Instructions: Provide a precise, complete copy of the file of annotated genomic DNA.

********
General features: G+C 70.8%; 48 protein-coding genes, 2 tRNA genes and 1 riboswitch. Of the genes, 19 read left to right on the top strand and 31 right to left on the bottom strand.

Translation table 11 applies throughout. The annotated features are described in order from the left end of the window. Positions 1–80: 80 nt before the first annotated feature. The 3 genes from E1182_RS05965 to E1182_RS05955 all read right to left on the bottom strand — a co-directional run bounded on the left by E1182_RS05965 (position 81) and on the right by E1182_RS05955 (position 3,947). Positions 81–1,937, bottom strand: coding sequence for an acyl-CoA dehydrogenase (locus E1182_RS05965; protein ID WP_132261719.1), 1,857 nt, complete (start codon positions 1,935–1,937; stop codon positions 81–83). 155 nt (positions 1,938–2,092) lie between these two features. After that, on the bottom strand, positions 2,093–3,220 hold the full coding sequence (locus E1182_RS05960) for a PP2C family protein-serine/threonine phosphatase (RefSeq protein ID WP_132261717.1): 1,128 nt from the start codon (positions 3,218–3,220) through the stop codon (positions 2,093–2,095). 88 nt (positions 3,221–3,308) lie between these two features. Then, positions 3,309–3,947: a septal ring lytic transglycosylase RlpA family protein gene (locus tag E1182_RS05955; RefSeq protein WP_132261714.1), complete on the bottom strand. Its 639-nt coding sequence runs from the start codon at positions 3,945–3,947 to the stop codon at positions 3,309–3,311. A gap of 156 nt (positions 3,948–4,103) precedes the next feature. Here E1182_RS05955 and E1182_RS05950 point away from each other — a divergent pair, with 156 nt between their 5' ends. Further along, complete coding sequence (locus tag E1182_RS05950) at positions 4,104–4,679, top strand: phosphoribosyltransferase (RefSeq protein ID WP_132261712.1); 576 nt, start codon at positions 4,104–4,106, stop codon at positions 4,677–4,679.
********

General features: G+C 70.8%; 48 protein-coding genes, 2 tRNA genes and 1 riboswitch. Of the genes, 19 read left to right on the top strand and 31 right to left on the bottom strand.

Translation table 11 applies throughout. The annotated features are described in order from the left end of the window. Positions 1–80: 80 nt before the first annotated feature. The 3 genes from E1182_RS05965 to E1182_RS05955 all read right to left on the bottom strand — a co-directional run bounded on the left by E1182_RS05965 (position 81) and on the right by E1182_RS05955 (position 3,947). Positions 81–1,937, bottom strand: coding sequence for an acyl-CoA dehydrogenase (locus E1182_RS05965; protein ID WP_132261719.1), 1,857 nt, complete (start codon positions 1,935–1,937; stop codon positions 81–83). 155 nt (positions 1,938–2,092) lie between these two features. After that, on the bottom strand, positions 2,093–3,220 hold the full coding sequence (locus E1182_RS05960) for a PP2C family protein-serine/threonine phosphatase (RefSeq protein ID WP_132261717.1): 1,128 nt from the start codon (positions 3,218–3,220) through the stop codon (positions 2,093–2,095). 88 nt (positions 3,221–3,308) lie between these two features. Then, positions 3,309–3,947: a septal ring lytic transglycosylase RlpA family protein gene (locus tag E1182_RS05955; RefSeq protein WP_132261714.1), complete on the bottom strand. Its 639-nt coding sequence runs from the start codon at positions 3,945–3,947 to the stop codon at positions 3,309–3,311. A gap of 156 nt (positions 3,948–4,103) precedes the next feature. Here E1182_RS05955 and E1182_RS05950 point away from each other — a divergent pair, with 156 nt between their 5' ends. Further along, complete coding sequence (locus tag E1182_RS05950) at positions 4,104–4,679, top strand: phosphoribosyltransferase (RefSeq protein ID WP_132261712.1); 576 nt, start codon at positions 4,104–4,106, stop codon at positions 4,677–4,679.